Douglas Carswell

09 FEB 2013

Osbrown economics isn¬’t working. What next?

Despite all the talk, the macro economic settings at the Treasury have hardly changed since Gordon Brown was at the helm.

As I argue in the Telegraph online today, there is the same reliance on cheap credit to engineer growth. The same print-money-and-pray assumptions behind QE.

Treasury group think continues to recoil from any suggestion of "unfunded tax cuts", while adding billions more to the national debt each month with unfunded spending commitments.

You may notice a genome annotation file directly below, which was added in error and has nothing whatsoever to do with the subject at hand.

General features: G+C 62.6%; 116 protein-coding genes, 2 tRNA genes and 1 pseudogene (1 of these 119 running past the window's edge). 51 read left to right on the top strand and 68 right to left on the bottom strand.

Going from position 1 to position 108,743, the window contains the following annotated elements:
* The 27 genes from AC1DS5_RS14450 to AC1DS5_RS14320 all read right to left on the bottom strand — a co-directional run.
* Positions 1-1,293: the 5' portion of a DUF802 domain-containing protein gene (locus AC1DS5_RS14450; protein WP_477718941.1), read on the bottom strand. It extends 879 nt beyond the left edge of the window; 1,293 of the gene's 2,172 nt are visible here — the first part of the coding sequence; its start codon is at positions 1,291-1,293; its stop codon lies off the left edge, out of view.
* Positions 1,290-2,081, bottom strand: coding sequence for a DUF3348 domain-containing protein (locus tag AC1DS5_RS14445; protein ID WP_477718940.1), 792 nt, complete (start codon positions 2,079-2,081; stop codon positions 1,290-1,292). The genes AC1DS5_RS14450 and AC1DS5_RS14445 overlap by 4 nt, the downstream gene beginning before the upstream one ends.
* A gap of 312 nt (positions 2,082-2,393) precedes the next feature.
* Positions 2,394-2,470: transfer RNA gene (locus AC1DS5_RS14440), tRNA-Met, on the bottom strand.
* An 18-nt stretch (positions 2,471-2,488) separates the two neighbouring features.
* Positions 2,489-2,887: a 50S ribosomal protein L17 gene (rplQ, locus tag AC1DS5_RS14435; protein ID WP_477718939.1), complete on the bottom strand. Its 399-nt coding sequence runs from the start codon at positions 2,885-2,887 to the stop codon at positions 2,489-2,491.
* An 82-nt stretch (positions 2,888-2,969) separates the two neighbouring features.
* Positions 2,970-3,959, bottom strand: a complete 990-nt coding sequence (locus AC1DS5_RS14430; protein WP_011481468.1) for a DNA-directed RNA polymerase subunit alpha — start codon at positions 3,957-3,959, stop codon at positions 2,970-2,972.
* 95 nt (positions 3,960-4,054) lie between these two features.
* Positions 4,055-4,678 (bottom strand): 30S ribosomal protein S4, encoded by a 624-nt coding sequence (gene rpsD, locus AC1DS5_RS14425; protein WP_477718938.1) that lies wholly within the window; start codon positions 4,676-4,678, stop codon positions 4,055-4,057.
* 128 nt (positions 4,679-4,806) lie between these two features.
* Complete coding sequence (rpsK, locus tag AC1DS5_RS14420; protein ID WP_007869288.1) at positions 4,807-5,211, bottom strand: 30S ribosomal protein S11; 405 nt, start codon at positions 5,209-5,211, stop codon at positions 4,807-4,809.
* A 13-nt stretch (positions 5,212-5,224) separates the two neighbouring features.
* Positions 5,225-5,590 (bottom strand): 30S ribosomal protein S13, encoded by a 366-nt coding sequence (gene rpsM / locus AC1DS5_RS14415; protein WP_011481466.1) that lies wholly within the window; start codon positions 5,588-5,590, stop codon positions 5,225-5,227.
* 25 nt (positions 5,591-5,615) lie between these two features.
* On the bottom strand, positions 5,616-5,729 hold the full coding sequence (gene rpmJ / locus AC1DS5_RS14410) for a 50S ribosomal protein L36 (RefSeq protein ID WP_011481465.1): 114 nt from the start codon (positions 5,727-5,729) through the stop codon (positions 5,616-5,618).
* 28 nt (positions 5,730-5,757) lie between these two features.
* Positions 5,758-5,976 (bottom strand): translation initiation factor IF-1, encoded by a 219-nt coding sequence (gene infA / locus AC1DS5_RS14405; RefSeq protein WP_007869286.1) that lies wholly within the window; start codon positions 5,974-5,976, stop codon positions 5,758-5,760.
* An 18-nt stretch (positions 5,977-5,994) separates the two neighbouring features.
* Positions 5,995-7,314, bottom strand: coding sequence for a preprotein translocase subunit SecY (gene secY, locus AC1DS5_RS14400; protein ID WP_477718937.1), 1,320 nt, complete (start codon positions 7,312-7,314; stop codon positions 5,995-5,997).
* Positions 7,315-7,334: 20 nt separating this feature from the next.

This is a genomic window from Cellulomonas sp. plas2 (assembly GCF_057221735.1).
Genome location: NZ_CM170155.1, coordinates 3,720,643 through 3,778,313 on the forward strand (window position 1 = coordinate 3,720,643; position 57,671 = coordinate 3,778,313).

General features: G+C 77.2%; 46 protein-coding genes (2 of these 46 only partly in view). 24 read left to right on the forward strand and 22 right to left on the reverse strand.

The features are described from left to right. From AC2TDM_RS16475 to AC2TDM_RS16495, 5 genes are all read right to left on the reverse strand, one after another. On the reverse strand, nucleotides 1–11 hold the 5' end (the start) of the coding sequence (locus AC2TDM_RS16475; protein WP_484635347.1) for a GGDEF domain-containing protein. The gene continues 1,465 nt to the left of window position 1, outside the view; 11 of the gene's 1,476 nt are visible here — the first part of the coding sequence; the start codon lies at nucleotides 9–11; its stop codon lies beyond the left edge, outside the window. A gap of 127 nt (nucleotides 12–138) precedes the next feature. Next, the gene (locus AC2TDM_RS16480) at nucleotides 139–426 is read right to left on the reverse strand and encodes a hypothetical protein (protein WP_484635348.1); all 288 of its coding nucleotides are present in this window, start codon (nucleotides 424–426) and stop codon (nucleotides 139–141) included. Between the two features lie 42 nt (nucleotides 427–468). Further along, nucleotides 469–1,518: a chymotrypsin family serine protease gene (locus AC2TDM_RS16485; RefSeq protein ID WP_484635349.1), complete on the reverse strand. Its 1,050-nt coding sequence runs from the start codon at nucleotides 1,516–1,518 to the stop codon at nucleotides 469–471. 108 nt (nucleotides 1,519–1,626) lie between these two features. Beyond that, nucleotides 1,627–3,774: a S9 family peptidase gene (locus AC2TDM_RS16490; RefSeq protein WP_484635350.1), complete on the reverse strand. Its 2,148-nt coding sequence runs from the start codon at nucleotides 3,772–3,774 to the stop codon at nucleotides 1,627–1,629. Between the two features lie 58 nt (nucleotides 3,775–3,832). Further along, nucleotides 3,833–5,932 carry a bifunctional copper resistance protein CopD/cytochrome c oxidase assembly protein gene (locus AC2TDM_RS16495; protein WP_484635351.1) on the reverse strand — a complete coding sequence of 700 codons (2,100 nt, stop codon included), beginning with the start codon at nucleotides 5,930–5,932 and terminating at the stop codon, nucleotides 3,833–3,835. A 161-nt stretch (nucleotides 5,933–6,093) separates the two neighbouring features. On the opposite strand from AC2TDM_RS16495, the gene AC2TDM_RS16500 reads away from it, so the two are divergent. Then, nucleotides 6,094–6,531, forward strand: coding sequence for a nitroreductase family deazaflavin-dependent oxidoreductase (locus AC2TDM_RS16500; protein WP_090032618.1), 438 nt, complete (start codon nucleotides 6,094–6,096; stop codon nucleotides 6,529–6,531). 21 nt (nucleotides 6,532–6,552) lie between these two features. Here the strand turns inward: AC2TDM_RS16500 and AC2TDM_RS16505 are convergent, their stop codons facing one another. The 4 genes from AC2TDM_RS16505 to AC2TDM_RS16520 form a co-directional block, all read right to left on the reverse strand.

There is the same "too clever by half" tinkering with tax reform. And some decidedly Brownian dithering over airports and deregulation.

What we need, I suggest, are some dramatic tax cuts. Taking up Allister Heath's idea, I advocate slashing Corporation Tax to 11 percent and abolishing Capital Gains Tax entirely.

How to pay for it? Less government, of course. I identify five Whitehall departments that we could live without.

I was thrilled to read that the Telegraph's own leader writers have adopted precisely the same line.

The Continuity Brown approach has failed. Soon it will be seen to have failed. As in the late 1970s, there is an entirely new, free market economic script needing to be written. Perhaps this time it will be less monetarist, and more post-monetarist.

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